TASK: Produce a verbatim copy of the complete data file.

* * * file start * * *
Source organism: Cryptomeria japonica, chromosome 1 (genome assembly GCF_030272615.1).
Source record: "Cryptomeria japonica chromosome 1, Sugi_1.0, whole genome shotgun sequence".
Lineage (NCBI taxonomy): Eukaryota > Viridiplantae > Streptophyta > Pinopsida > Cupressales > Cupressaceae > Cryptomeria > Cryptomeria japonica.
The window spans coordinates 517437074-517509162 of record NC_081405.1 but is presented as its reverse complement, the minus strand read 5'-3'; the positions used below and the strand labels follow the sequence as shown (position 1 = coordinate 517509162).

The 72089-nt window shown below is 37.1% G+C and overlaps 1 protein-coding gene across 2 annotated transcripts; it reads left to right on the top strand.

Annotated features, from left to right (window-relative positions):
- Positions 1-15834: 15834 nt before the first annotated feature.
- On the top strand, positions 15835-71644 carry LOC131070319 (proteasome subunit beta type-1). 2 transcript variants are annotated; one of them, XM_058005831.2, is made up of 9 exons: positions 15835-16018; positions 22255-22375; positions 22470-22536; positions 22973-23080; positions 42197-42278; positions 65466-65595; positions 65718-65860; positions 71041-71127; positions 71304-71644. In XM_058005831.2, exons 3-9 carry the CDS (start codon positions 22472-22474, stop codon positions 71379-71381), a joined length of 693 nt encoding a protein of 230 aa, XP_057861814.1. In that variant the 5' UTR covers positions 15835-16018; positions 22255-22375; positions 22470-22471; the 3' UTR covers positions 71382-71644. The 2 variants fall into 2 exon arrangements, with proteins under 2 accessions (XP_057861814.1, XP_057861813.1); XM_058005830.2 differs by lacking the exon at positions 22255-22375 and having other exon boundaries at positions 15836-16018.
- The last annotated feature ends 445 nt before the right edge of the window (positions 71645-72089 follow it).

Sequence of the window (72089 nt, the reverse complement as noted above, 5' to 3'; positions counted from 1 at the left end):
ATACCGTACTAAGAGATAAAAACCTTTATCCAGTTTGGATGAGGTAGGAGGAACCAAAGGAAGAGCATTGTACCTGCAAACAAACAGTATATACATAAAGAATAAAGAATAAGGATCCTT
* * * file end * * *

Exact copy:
Source organism: Cryptomeria japonica, chromosome 1 (genome assembly GCF_030272615.1).
Source record: "Cryptomeria japonica chromosome 1, Sugi_1.0, whole genome shotgun sequence".
Lineage (NCBI taxonomy): Eukaryota > Viridiplantae > Streptophyta > Pinopsida > Cupressales > Cupressaceae > Cryptomeria > Cryptomeria japonica.
The window spans coordinates 517437074-517509162 of record NC_081405.1 but is presented as its reverse complement, the minus strand read 5'-3'; the positions used below and the strand labels follow the sequence as shown (position 1 = coordinate 517509162).

The 72089-nt window shown below is 37.1% G+C and overlaps 1 protein-coding gene across 2 annotated transcripts; it reads left to right on the top strand.

Annotated features, from left to right (window-relative positions):
- Positions 1-15834: 15834 nt before the first annotated feature.
- On the top strand, positions 15835-71644 carry LOC131070319 (proteasome subunit beta type-1). 2 transcript variants are annotated; one of them, XM_058005831.2, is made up of 9 exons: positions 15835-16018; positions 22255-22375; positions 22470-22536; positions 22973-23080; positions 42197-42278; positions 65466-65595; positions 65718-65860; positions 71041-71127; positions 71304-71644. In XM_058005831.2, exons 3-9 carry the CDS (start codon positions 22472-22474, stop codon positions 71379-71381), a joined length of 693 nt encoding a protein of 230 aa, XP_057861814.1. In that variant the 5' UTR covers positions 15835-16018; positions 22255-22375; positions 22470-22471; the 3' UTR covers positions 71382-71644. The 2 variants fall into 2 exon arrangements, with proteins under 2 accessions (XP_057861814.1, XP_057861813.1); XM_058005830.2 differs by lacking the exon at positions 22255-22375 and having other exon boundaries at positions 15836-16018.
- The last annotated feature ends 445 nt before the right edge of the window (positions 71645-72089 follow it).

Sequence of the window (72089 nt, the reverse complement as noted above, 5' to 3'; positions counted from 1 at the left end):
ATACCGTACTAAGAGATAAAAACCTTTATCCAGTTTGGATGAGGTAGGAGGAACCAAAGGAAGAGCATTGTACCTGCAAACAAACAGTATATACATAAAGAATAAAGAATAAGGATCCTT